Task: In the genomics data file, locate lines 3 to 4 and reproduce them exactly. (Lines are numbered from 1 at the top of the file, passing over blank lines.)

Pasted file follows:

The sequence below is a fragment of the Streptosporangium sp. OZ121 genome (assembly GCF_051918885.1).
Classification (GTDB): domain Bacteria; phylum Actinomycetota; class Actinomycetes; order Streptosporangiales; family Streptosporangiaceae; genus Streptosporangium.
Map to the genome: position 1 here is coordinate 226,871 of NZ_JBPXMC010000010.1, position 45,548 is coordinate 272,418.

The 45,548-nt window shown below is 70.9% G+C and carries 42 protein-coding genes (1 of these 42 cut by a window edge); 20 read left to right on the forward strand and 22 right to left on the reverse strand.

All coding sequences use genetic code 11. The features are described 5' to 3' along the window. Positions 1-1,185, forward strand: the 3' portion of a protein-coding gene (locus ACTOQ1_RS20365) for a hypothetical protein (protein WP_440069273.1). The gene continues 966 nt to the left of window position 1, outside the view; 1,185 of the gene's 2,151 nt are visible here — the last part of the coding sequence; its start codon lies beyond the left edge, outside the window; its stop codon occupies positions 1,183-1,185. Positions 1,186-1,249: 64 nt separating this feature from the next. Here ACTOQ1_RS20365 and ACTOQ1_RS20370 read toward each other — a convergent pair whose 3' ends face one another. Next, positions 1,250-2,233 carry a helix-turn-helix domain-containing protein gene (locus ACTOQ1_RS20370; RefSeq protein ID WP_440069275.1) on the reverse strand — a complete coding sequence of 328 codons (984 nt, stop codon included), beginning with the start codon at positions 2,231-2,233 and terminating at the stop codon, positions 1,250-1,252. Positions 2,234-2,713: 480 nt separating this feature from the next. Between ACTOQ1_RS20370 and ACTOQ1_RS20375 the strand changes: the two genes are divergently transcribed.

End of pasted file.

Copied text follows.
Map to the genome: position 1 here is coordinate 226,871 of NZ_JBPXMC010000010.1, position 45,548 is coordinate 272,418.

The 45,548-nt window shown below is 70.9% G+C and carries 42 protein-coding genes (1 of these 42 cut by a window edge); 20 read left to right on the forward strand and 22 right to left on the reverse strand.